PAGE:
Grammarians and Toastmasters interested in the words they use (and aren’t we all?) will appreciate Timothy Egan’s op-ed in The New York Times today, a call to “throw out the most annoying, overused and abused words of the year.” I think his eight nominations are right on, especially brand and end of the day, for which my dislike has increased as it’s become more popular. Of it, Egan writes
END OF THE DAY A counter, seemingly, to the above dreary infinity. But think again: There is no end to the way that “end of the day” has been used to signify anything but a close of business. No doubt, the rise of 24/7 has made end of the day impossible, at least in the news and public affairs cycle. President Obama is a chronic abuser of “end of the day.” Most recently, he used it to describe how his health care law would be viewed. Raises the question: What day are you talking about?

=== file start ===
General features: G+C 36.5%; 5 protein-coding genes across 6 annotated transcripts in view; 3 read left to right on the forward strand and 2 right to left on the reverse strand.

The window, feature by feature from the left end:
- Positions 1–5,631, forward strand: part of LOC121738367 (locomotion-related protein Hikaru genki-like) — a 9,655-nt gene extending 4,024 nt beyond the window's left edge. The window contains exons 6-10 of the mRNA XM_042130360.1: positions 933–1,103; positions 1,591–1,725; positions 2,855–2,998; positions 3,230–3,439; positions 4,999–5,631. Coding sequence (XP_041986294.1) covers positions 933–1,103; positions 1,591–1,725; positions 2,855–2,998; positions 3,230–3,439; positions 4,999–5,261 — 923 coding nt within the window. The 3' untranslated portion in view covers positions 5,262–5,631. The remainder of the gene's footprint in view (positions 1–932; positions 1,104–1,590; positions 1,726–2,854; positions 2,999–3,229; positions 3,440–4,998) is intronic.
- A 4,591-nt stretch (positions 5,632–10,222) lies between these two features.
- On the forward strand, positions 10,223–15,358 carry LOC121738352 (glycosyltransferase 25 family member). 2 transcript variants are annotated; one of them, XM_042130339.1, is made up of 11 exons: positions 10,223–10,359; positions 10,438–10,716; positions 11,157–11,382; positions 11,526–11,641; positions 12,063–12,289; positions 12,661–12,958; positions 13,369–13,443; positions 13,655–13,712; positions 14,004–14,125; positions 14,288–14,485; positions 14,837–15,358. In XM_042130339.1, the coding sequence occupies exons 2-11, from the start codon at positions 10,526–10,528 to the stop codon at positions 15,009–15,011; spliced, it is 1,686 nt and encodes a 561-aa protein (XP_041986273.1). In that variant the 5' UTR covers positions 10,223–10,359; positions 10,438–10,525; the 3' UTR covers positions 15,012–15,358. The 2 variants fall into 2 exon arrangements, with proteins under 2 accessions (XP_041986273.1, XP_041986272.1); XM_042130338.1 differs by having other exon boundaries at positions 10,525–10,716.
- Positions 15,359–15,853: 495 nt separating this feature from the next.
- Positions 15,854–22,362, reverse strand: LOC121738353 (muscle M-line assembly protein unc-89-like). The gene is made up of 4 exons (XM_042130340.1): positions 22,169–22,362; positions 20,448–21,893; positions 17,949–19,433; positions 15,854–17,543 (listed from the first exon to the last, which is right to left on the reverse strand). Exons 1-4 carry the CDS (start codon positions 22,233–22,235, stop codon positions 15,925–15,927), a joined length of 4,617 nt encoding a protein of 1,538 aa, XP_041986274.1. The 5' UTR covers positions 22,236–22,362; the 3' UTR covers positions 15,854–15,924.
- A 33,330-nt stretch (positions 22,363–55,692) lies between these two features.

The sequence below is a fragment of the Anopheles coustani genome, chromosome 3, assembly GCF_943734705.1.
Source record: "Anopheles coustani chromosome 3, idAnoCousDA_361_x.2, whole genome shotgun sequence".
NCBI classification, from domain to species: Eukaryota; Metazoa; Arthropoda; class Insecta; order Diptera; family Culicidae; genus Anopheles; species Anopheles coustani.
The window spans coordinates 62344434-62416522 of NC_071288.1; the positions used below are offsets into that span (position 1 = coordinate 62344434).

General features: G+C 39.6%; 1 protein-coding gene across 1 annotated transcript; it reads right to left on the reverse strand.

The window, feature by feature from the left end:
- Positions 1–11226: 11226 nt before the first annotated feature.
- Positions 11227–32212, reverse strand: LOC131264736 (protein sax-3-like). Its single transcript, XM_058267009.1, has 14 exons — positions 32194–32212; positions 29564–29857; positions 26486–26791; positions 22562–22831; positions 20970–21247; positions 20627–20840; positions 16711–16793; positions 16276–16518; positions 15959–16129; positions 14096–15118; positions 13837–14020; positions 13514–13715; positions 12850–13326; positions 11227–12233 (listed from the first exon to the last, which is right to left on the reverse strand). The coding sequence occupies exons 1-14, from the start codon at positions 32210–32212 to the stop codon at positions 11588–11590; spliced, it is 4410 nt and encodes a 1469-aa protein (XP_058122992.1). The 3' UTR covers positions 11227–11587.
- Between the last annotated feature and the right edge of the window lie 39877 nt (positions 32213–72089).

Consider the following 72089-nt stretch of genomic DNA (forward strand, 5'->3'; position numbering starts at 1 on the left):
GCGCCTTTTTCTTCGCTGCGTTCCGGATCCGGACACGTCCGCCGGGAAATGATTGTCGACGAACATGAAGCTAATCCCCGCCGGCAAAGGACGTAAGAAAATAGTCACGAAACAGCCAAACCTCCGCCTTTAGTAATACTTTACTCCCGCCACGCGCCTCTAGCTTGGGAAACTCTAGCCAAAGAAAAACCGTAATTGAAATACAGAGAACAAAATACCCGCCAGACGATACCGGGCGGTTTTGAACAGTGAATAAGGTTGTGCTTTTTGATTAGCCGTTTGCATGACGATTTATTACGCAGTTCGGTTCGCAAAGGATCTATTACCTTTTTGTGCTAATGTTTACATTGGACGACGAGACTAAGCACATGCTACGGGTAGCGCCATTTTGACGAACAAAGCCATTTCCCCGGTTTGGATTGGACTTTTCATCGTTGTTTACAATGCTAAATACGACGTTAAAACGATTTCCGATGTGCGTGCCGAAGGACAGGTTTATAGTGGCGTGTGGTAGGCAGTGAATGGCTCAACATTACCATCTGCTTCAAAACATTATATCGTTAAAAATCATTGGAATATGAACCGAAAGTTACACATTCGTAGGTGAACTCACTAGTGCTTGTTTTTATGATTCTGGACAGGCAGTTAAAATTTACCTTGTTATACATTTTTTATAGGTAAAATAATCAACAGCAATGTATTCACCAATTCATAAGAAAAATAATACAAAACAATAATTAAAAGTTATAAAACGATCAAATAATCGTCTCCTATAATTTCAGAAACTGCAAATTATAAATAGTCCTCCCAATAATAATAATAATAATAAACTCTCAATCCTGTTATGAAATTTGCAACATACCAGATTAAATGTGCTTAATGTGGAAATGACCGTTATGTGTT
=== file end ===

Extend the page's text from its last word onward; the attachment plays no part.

The piece has already attracted more than 600 comments at the Times site. You can add your own nominations in a comment there or here.